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Prince of Darkness Wes Craven initially wore the crown uneasily.
Wes Craven, the reluctant Master of Horror?
As “Scream 4” brings the iconic killer Ghostface back to stalk the denizens of Woodboro a decade after the last installment, Craven tells PopcornBiz he hasn’t always worn his Prince of Darkness mantle comfortably, but given his skill at scaring audiences “probably some part of me must be twisted up.”
Since making his writing and directing debut in 1972 with the low-budget shockfest “The Last House of the Left,” the 71-year old Craven has been Hollywood’s go-to guy for cutting-edge bloodbaths. His filmography includes such enduring horror classics as “The Hills Have Eyes,” “The Serpent and the Rainbow” and “The People Under the Stairs,” along with two bona fide blockbuster franchises, “Nightmare On Elm Street” and “Scream.”
“Look, I was born on the day that Hitler invaded Poland, so the first five years of my life were spent watching humans massacre each other,” he says. “There has always been in the back of my mind that the world can be a very dangerous and horrible place. So for me these movies are a way of countering that.”
But his crown as horror maestro sits slightly uneasily on his head. “It's a doubled-edged sword, however you put it,” says Craven. “I've gone to my share of conventions and done autographs, signing posters and all of that stuff and the people are all pierced and they're tattooed – but they're the sweetest people! They're so polite, and almost loving. That's one side of it that's really just counterintuitive.”
Non-fans of Craven’s films have not been so kind, he remembers, recalling a time in the 1980s when so-called “slasher films” encountered a razor-sharp backlash. “There was a period where some kid [reportedly] wore a Freddy Krueger mask and chopped up his sister, and there was a lot of fear that we were causing people to do things,” he says. “And we did a lot of investigation and found out that all that stuff was bullsh*t. It was really being made up by Republicans who wanted us to stop doing what we're doing.”
The self-aware, genre-skewering “Scream” films of the 90s served as something of an antidote to horror’s gorier elements, but as time passed, even Craven himself began to wonder about the increasingly extreme tastes of the horror genre’s aficionados. “In some ways the audience changed,” he says. “I think some parts of the audience got more cruel, watching sort of torture-porn stuff and [believing] the way to judge a good horror was if you had the stomach to watch the most wretched things that you could imagine. I just thought, 'Wow.' I mean, part of it is getting older and valuing life more, in a way – everything becomes more precious as you get on.”
“We're always worried and we're always watching ourselves to make sure that we're not just making movies that would induce people to do something or even induce them to lose feeling,” says Craven. “There are a lot of characters in our films that don't have feelings for the suffering of others, but there's always at the core of the film that gamble in Sidney Prescott and Dewey, especially. That's kind of the essence of the horror film. The central characters are people that I would be happy to have my son marry, or whatever. But there's craziness in the world, and these films are about the craziness that threatens the goodness.”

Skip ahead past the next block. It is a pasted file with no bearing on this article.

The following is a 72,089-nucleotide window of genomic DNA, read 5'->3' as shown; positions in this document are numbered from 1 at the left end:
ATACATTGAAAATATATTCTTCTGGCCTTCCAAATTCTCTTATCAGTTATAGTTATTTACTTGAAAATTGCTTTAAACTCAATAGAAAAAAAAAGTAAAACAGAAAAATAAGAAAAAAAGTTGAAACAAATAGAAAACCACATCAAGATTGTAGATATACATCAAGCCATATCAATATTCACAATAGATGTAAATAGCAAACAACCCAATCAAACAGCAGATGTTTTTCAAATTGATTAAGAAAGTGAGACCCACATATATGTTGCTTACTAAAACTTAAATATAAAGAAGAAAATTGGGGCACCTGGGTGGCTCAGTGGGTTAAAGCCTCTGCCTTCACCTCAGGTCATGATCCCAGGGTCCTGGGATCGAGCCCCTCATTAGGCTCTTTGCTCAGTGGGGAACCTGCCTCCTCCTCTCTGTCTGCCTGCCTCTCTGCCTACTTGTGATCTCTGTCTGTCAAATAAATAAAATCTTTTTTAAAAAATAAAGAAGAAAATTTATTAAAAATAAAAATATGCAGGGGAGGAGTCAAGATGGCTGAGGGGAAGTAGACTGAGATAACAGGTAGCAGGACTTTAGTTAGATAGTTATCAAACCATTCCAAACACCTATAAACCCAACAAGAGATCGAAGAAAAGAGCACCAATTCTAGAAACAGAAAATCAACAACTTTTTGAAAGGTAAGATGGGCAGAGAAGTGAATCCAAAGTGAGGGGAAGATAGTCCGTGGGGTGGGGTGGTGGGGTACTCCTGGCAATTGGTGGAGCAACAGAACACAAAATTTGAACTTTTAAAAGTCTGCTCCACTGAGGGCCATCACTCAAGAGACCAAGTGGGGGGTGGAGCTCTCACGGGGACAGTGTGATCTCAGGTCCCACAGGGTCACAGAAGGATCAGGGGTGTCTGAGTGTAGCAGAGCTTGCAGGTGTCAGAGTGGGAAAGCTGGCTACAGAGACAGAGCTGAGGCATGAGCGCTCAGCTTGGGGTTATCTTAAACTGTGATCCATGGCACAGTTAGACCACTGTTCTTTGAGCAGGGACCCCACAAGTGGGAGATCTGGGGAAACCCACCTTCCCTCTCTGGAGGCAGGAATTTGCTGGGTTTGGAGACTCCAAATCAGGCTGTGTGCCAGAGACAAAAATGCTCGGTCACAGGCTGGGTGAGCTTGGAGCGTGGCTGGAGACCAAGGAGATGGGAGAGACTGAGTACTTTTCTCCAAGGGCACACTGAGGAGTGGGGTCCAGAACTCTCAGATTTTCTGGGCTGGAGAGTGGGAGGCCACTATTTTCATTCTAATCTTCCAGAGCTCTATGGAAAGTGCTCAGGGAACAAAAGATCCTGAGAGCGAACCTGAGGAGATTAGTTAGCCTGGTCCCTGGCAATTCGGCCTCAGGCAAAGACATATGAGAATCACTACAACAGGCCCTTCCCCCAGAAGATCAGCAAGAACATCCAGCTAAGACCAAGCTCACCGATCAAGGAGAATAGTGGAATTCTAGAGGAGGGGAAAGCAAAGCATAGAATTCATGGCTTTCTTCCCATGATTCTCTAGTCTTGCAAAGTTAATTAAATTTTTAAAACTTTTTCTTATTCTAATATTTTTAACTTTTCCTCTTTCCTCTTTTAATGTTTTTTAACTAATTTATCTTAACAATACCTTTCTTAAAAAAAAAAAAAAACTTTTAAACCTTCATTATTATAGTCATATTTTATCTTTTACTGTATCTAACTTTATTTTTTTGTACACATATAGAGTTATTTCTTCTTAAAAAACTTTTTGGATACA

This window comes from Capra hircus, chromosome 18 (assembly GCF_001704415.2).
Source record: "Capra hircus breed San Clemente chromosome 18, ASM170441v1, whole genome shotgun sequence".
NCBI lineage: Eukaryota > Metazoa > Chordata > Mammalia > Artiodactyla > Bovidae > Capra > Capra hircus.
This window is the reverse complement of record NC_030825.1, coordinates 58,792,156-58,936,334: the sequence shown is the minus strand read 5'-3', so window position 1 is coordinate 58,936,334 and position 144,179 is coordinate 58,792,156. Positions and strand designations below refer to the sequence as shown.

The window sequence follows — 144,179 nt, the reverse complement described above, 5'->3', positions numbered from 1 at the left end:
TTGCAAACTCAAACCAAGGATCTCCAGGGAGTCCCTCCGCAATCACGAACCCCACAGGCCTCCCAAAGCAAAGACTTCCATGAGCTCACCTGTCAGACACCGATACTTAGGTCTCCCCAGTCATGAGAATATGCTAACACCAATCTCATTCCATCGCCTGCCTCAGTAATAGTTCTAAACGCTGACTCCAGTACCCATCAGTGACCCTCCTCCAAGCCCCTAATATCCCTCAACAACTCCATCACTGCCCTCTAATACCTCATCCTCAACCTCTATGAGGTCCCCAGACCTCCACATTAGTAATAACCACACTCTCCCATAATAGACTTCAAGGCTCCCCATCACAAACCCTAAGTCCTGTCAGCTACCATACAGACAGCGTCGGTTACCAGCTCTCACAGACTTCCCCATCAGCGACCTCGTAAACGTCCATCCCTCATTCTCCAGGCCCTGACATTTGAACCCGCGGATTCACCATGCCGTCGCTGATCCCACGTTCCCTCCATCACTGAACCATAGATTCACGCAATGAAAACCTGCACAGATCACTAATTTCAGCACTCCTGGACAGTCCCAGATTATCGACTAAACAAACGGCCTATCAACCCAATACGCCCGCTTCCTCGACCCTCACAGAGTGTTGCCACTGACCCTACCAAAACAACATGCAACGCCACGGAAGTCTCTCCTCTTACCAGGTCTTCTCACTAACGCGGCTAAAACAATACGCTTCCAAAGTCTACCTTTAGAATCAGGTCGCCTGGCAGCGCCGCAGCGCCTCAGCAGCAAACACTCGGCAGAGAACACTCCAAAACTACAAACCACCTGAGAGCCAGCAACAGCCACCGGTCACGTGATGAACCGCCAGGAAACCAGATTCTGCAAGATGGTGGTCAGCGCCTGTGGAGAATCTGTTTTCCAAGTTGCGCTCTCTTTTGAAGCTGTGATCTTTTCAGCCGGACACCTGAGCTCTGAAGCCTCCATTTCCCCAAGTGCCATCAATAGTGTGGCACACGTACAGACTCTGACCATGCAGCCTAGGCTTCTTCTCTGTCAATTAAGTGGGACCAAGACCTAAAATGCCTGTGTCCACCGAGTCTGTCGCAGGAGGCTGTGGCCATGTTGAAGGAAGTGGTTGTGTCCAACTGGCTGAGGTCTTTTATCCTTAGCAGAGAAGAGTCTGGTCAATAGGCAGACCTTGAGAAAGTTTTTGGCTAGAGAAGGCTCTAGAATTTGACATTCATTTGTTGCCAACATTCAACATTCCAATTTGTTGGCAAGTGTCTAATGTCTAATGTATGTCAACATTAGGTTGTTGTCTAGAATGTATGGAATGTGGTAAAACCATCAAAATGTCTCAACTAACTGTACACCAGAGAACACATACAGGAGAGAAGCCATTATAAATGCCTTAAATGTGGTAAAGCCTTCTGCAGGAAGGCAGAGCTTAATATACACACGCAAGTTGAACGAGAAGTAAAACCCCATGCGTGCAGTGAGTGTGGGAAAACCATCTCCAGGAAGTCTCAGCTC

Craven never planned to become create the stuff of pop culture nightmares, originally toiling as a college instructor and aspiring novelist before finding an opening working in low-budget film, where a producer prodded him to pen a cheap horror film.
“He said 'You say you want to be a director – go write something scary,'” remembers Craven. “I thought 'What do I know about that?' He said, 'Well, you were raised as a fundamentalist – just go pull all the skeletons out of your closet.' So I thought, 'I'll just be as wild and as horrible as I can.' But when I wrote it I immediately started writing it as if it was real and novelistic. I kind of had fun with being evil and vicious, but at the same time I kind of imbued the characters with some reality, so that when it came out it really affected people – really to my surprise, in a way. I was teaching myself how to make a movie, but it also profoundly set the die for who I was.”
For a time, Craven was committed to writing off-genre projects that failed to get made (“Comedies and films about divorced fathers trying to keep in touch with their children,” he says, “and nobody wanted to know about it.”) and he ultimately accepted that it was horror that would keep him working in Hollywood. “It was just like, 'Okay, here I am,'” he recalls. “At a certain point I realized, 'Okay, if I have to be doing this kind of film, let’s make it really interesting.' I just kept putting more and more into them that was for my own pleasure, and the audience seemed to be willing to follow and go into that world, too.”
“I realized, 'What the hell? I was teaching mythology as a teacher, and this is the American mythology of the 20th century.' At that point I was kind of liberated and I didn't feel guilty about it. I thought, 'Okay, let’s make the best films that you can in the genre.'”
"Scream 4" opens everywhere April 15th.